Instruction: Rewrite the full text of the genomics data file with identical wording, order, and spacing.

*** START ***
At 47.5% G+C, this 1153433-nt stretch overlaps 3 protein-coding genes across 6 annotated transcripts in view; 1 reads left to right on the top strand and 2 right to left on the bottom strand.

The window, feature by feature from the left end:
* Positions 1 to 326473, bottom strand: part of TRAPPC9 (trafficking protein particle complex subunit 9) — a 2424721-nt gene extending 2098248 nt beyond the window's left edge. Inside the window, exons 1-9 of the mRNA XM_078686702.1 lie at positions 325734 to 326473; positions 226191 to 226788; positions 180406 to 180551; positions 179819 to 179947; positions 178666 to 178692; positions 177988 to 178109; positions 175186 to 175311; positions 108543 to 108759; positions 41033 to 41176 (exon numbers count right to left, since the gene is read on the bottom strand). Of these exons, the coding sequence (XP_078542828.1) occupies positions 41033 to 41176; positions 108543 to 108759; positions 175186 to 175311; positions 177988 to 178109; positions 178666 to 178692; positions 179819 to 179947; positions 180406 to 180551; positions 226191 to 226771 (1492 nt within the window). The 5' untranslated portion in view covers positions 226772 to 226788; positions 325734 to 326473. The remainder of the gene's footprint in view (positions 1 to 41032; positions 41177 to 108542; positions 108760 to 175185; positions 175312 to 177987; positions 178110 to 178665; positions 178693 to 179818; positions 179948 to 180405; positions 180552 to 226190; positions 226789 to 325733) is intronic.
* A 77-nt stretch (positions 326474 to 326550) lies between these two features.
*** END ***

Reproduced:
At 47.5% G+C, this 1153433-nt stretch overlaps 3 protein-coding genes across 6 annotated transcripts in view; 1 reads left to right on the top strand and 2 right to left on the bottom strand.

The window, feature by feature from the left end:
* Positions 1 to 326473, bottom strand: part of TRAPPC9 (trafficking protein particle complex subunit 9) — a 2424721-nt gene extending 2098248 nt beyond the window's left edge. Inside the window, exons 1-9 of the mRNA XM_078686702.1 lie at positions 325734 to 326473; positions 226191 to 226788; positions 180406 to 180551; positions 179819 to 179947; positions 178666 to 178692; positions 177988 to 178109; positions 175186 to 175311; positions 108543 to 108759; positions 41033 to 41176 (exon numbers count right to left, since the gene is read on the bottom strand). Of these exons, the coding sequence (XP_078542828.1) occupies positions 41033 to 41176; positions 108543 to 108759; positions 175186 to 175311; positions 177988 to 178109; positions 178666 to 178692; positions 179819 to 179947; positions 180406 to 180551; positions 226191 to 226771 (1492 nt within the window). The 5' untranslated portion in view covers positions 226772 to 226788; positions 325734 to 326473. The remainder of the gene's footprint in view (positions 1 to 41032; positions 41177 to 108542; positions 108760 to 175185; positions 175312 to 177987; positions 178110 to 178665; positions 178693 to 179818; positions 179948 to 180405; positions 180552 to 226190; positions 226789 to 325733) is intronic.
* A 77-nt stretch (positions 326474 to 326550) lies between these two features.